It is widely recognized that, compared to others, minority and low-income populations are more exposed to environmental burdens and unwanted land uses like waste facilities. To prevent these injustices, cities and industry need to recognize these potential problems in the siting process and work to address them. I studied Phoenix, AZ, which has historically suffered from environmental justice issues. I examined whether Phoenix considered environmental justice concerns when siting their newest landfill (SR-85) and transfer station (North Gateway Transfer Station). Additionally, I assessed current views on sustainability from members of the Phoenix Transportation and Infrastructure Subcommittee and of decision-makers in the Public Works Department and Solid Waste Division. Using a mixed methods approach consisting of interviews, document analysis, and a demographic assessment of census tracts, I addressed two main research questions:
1. Do the distributions and siting processes of environmental burdens from SR-85 and North Gateway Transfer Station constitute a case of environmental injustice according to commonly held definitions?
2. Do current Solid Waste and council members on the Transportation and Infrastructure subcommittee consider environmental justice, defined as stakeholder engagement, to be a part of sustainability?
The results show that the distribution and siting processes of environmental burdens from these facilities may constitute a case of environmental injustice. While city officials do involve stakeholders in siting decisions, the effects of this involvement is unclear. An analysis of long-term demographic data, however, revealed no significant racial, ethnic, or economic effects due to the locations of the SR-85 and North Gateway Transfer Station.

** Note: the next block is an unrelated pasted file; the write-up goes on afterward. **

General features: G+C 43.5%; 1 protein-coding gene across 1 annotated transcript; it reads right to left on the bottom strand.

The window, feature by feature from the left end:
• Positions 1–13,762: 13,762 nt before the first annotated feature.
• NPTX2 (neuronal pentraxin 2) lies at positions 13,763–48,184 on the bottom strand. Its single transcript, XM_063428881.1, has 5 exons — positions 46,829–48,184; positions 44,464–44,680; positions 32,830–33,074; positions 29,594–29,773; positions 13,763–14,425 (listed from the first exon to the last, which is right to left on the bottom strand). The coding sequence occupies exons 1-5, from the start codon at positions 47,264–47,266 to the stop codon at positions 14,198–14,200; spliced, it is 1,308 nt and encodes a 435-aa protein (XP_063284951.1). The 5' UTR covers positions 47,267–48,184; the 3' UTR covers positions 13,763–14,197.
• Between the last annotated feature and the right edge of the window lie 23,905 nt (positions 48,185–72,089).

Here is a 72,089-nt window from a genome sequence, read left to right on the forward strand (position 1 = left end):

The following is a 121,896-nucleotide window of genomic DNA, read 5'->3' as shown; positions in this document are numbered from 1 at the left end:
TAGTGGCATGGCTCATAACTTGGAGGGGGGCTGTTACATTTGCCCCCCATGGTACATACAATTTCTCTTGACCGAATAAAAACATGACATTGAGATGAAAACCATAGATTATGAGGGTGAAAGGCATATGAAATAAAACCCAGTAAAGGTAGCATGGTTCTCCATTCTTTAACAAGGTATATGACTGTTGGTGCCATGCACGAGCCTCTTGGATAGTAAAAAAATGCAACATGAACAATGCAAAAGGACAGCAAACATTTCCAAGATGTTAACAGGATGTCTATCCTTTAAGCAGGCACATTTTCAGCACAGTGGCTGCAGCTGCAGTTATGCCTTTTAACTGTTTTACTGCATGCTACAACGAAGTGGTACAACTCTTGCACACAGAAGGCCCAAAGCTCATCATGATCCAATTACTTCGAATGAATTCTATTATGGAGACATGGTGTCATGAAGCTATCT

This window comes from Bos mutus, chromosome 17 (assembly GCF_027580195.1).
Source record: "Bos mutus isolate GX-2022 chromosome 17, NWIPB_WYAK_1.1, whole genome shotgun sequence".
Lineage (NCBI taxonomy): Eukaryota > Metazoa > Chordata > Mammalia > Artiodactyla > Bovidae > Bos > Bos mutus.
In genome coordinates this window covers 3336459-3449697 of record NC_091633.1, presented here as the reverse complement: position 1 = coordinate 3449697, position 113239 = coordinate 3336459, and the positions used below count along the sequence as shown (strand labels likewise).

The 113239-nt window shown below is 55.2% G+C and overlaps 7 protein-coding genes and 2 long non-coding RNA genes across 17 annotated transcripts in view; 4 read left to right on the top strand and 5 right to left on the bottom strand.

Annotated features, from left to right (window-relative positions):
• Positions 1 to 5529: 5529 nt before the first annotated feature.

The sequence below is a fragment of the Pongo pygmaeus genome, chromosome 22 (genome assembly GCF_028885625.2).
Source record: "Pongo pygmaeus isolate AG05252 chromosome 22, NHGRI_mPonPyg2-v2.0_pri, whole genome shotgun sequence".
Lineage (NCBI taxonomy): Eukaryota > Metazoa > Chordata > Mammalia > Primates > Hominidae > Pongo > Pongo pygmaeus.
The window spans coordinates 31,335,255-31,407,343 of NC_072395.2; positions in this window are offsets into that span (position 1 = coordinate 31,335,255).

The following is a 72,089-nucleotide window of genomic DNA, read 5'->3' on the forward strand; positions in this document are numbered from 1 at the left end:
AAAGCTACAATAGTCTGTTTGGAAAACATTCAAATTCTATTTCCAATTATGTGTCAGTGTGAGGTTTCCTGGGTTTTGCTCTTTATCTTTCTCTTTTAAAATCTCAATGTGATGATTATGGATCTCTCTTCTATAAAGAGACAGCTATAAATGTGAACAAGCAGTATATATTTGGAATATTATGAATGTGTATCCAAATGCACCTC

Interviews with current members of the Transportation and Infrastructure Subcommittee, Public Works Department, and Solid Waste Division indicated that Phoenix’s decision-makers don’t consider environmental justice as part of sustainability. However, they seem to consider stakeholder engagement as important for decision-making.
To help mitigate future injustices, Phoenix needs buffer zone policies for waste facilities and stakeholder engagement policies for decision-making to ensure the public is engaged appropriately in all circumstances. Enacting these policies will help Phoenix become both a more sustainable city and one in which stakeholders have the opportunity to provide feedback and are given decision-making power.
Disconnected: investigating the social and political conditions shaping Mexico City's air quality regulatory environment
Mexico City has an ongoing air pollution issue that negatively affects its citizens and surroundings with current structural disconnections preventing the city from improving its overall air quality. Thematic methodological analysis reveals current obstacles and barriers, as well as variables contributing to this persistent problem. A historical background reveals current programs and policies implemented to improve Mexico’s City air quality. Mexico City’s current systems, infrastructure, and policies are inadequate and ineffective. There is a lack of appropriate regulation on other modes of transportation, and the current government system fails to identify how the class disparity in the city and lack of adequate education are contributing to this ongoing problem. Education and adequate public awareness can potentially aid the fight against air pollution in the Metropolitan City.